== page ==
Ace at the Meadows Festival

The Meadows Festival is a great chance for Ace to promote the groups that meet there and sell stuff to plump up scarce funds. But what it can be is a way to talk to people, or rather people talk to us about what’s been happening to them and what they think about Ace’s ideas. We spread out all our books, magazines, pamphlets and leaflets and a big banner across our red marquee.

We set up on B12, a pitch far removed from our more central location last year. But surprisingly, it didn’t matter. We had plenty of people come over, talk, buy things.. the whole place was heaving from about 10.30 to the end. The intense heat and sunshine (albeit filtered by a light cloud cover) drove people out of their houses, away from the streets and onto any green parks nearby.

IWW, our Ace infoshop (AK Press & other radical publishers), Chiapas and our free leaflets dominated the space. This year we tried to sell the second hand books that’d been donated – always another source of badly needed funds. Thank heavens for the red marquee which provided blessed shade and good shelter from the two bits of rain. Not heavy but enough to soak things through.

What felt important – and is a welcome achievement each time we hold a stall anywhere – were the number of people who took our leaflets. Not just from Ecap (sanctions/benefit access, housing and WCAs) but who were interested in Sisters Uncut, Action for Trans Health, the IWW (its own stall proved quite busy), Scottish Radical Library, Oficina Precaria, Chiapas, Anarchist Federation (Afed) and Anti-fascists (Antifa) – people asked about all those groups, leaving contact details and taking leaflets.

And that raising of awareness, connecting us to one another is a great way to set us up for a summer of action.

Windrush Generation

A woman approached us, a heavily pregnant young nurse asking if we had any books or info on the Windrush scandal. We said no, and that all we knew was what we’d been following as it unravelled. Ecap & Oficina Precaria has done quite a bit of research lately into migrant rights and are proud of that work alongside our other campaigns – but we had no idea Windrush was affecting people up here as much as down south.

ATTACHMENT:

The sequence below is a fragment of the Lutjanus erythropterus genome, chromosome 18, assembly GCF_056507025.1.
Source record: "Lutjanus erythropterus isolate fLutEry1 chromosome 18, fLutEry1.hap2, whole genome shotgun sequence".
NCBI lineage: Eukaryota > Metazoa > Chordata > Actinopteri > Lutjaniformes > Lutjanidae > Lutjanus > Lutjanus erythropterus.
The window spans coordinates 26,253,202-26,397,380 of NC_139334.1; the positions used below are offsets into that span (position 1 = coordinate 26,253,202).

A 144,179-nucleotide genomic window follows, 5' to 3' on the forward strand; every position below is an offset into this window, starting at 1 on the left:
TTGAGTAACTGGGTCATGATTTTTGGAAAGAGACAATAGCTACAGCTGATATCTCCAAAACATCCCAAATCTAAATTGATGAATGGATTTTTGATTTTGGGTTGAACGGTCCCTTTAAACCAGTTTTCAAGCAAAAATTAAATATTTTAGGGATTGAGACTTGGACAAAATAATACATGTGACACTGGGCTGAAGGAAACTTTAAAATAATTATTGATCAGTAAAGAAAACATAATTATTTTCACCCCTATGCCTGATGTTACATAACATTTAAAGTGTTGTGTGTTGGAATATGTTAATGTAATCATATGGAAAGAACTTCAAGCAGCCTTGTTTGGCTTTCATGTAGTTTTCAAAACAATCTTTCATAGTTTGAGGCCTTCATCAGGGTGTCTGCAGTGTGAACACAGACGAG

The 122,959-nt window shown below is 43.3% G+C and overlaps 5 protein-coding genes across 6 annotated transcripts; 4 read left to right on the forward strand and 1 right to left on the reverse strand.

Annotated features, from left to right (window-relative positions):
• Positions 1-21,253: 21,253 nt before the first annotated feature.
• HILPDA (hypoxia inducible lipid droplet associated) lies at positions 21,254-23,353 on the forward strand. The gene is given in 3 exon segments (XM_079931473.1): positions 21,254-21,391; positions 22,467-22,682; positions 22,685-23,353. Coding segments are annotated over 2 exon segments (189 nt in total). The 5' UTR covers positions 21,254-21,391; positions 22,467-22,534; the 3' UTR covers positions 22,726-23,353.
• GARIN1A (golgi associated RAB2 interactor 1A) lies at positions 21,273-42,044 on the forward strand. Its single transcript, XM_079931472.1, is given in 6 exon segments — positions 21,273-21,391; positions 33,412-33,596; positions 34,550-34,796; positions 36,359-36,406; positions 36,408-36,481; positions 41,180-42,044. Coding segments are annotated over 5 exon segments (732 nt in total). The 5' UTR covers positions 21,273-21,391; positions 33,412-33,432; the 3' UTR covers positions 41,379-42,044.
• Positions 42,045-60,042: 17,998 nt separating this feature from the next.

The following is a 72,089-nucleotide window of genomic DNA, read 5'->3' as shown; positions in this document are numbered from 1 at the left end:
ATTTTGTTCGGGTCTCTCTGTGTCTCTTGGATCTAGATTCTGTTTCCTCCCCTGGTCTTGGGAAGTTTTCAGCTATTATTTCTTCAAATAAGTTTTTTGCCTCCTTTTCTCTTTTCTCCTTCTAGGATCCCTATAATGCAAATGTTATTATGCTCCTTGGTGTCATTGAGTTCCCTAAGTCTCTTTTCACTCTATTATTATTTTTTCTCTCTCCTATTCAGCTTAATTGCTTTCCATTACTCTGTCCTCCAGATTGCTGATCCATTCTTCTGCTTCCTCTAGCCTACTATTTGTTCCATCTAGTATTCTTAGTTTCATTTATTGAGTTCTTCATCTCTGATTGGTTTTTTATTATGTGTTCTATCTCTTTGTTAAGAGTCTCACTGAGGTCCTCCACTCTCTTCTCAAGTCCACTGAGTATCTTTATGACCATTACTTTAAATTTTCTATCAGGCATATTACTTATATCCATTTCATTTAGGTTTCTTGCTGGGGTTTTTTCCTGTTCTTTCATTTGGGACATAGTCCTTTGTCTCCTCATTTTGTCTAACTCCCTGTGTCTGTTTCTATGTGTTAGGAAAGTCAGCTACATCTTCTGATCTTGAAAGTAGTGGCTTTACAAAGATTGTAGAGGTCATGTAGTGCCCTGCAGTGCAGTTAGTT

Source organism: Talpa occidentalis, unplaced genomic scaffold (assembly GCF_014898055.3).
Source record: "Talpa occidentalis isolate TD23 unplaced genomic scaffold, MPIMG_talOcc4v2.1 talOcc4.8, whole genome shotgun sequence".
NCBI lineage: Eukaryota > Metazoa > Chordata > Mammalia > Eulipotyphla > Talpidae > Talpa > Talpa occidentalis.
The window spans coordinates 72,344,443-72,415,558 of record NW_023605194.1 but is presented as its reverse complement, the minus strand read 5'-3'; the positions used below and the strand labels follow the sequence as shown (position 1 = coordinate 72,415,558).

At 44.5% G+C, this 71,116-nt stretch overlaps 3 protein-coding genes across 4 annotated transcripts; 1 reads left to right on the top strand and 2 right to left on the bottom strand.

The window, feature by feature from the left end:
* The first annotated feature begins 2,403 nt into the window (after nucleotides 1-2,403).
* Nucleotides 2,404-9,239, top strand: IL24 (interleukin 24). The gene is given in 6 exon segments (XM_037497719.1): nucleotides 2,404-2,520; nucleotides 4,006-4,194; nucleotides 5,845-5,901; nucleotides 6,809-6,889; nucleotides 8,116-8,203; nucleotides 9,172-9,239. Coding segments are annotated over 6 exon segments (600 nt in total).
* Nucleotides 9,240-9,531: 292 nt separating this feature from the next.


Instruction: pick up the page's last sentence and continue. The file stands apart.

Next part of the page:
She explained that her widowed Canadian mother (now of pension age) had worked 33 years in Scotland only to find herself, on return from a trip to Canada, questioned as to whether she had the right to reside in the UK and asked to prove herself. I listened with shock as she explained her mother was denied access to all medical services while the Home Office pushed her to provide evidence she’d never needed in all the decades she’d lived, worked and contributed here in the UK. She had a heart attack, one which was preventable had she had access to a GP and hospital services. She survived this traumatic episode but has, of course, been denied a pension. She’s homeless couch-surfing on her daughter’s sofa with no income of her own and no way to get one. She’s endured this for years – ending with the recent heart attack that almost claimed her life.

What was even more worrying was that Home Office workers had been masquerading as NHS, demanding information from them. Now the issue is extremely complicated and hard to know exactly what they were up to – I found it difficult to follow at the stall. But what was clear was that the Home Office had been acting in a very deceptive way towards this woman and her family.

But there does seem to be a ray of hope. She’s preparing to get her irises scanned in preparation for an ID card which will begin a process (far from finished) of proving her right to be here and right to citizenship.

“I don’t want this to be forgotten or swept under the carpet” the nurse told us. And she’s right. We handed her contact info for ‘migrant solidarity’ and Oficina Precaria, both of whom help immigrants and who operate out of Ace. But what the rest of us can offer is solidarity and we’ll be looking out for more experiences like this and practical ways in which we can help.


Ace is currently open 3 hours a week during drop-ins and a further 4 hours a month on second and last Thursdays. We had people comment many times that ‘I’m interested in what Ace is all about, but whenever I pass its closed’. It sucks that we don’t have enough people who are free to open Ace more often, which we’d love to do. If you’d be interested in volunteering to open Ace, meet and greet anyone who comes in and just generally help to keep the physical space accessible, please do get in touch. We all enjoy doing it but when things get busy it’s the one thing we struggle to achieve.


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